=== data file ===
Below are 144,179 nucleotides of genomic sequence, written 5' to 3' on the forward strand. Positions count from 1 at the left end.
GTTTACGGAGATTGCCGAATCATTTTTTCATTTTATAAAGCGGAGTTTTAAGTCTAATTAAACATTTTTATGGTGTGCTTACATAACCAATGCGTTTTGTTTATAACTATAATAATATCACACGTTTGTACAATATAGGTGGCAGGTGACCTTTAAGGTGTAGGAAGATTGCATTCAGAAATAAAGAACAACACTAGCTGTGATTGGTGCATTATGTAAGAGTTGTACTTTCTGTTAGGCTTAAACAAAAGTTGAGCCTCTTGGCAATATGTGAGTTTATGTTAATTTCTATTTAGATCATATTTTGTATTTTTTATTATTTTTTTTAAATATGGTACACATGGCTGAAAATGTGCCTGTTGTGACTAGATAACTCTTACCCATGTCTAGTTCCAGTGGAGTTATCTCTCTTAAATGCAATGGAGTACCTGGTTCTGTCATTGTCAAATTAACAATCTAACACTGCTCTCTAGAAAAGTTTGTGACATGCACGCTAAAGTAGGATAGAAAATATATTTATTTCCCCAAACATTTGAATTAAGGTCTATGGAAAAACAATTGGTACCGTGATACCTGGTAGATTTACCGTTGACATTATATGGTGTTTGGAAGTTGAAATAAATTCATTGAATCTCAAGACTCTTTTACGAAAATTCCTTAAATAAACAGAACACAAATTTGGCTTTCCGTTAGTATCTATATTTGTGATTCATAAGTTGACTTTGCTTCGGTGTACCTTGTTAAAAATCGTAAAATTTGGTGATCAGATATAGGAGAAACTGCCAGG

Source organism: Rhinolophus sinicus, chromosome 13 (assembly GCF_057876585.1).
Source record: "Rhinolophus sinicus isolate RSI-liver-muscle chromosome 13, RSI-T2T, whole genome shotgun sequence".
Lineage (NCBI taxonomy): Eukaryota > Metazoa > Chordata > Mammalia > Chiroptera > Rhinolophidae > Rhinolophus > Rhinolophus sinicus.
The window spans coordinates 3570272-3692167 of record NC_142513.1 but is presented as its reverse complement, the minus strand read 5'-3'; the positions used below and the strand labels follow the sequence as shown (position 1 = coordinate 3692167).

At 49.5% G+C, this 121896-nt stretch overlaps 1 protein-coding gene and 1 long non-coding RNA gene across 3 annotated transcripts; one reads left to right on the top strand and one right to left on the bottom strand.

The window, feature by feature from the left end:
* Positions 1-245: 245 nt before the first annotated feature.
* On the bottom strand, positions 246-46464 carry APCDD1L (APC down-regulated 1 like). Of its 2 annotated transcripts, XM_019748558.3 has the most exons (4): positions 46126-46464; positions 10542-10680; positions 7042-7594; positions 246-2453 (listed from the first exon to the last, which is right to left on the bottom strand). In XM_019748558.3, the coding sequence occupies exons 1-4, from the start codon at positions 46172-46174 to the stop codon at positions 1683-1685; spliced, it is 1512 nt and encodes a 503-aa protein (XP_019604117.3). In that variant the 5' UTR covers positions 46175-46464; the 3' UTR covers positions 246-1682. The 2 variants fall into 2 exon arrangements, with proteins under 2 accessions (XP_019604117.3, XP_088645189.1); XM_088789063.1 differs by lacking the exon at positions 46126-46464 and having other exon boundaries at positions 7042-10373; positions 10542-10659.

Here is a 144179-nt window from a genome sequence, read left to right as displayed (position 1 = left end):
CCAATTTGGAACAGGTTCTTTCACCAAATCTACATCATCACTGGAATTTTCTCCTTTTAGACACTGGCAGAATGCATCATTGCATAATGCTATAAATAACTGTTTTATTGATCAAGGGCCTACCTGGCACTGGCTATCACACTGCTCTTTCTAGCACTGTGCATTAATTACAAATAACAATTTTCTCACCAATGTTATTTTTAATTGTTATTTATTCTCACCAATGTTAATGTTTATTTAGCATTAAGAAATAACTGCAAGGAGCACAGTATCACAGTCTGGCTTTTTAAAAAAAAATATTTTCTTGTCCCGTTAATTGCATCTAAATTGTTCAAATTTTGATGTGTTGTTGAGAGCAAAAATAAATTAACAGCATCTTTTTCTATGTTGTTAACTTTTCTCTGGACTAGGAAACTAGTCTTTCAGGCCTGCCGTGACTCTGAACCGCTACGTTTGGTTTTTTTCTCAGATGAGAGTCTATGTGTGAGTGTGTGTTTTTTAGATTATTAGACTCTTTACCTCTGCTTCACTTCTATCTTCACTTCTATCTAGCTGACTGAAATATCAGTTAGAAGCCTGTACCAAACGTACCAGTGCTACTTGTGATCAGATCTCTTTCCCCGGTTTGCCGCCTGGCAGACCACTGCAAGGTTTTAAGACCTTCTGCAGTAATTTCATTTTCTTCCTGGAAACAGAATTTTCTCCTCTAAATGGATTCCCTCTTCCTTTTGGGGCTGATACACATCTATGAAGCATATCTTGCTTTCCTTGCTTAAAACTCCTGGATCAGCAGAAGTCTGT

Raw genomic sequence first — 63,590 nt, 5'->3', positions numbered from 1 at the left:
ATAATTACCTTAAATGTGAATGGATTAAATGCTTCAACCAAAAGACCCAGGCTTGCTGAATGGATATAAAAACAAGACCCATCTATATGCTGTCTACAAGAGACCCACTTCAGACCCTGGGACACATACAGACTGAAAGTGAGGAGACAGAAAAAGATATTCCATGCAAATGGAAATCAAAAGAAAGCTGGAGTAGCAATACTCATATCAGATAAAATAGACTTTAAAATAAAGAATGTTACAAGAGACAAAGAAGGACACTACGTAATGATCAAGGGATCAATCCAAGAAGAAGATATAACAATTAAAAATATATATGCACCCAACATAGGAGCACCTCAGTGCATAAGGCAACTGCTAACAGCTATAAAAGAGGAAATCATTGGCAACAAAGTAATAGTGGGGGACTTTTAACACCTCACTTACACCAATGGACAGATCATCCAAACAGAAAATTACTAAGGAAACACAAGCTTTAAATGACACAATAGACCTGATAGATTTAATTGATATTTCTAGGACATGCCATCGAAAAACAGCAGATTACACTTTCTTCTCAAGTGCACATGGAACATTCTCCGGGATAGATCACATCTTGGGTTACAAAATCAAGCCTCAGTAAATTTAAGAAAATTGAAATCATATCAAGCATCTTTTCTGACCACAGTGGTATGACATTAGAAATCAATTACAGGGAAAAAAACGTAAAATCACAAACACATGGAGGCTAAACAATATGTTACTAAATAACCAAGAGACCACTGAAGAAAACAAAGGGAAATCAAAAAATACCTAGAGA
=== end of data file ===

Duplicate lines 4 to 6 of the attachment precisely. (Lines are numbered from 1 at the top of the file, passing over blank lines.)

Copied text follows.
Source record: "Rhinolophus sinicus isolate RSI-liver-muscle chromosome 13, RSI-T2T, whole genome shotgun sequence".
Lineage (NCBI taxonomy): Eukaryota > Metazoa > Chordata > Mammalia > Chiroptera > Rhinolophidae > Rhinolophus > Rhinolophus sinicus.
The window spans coordinates 3570272-3692167 of record NC_142513.1 but is presented as its reverse complement, the minus strand read 5'-3'; the positions used below and the strand labels follow the sequence as shown (position 1 = coordinate 3692167).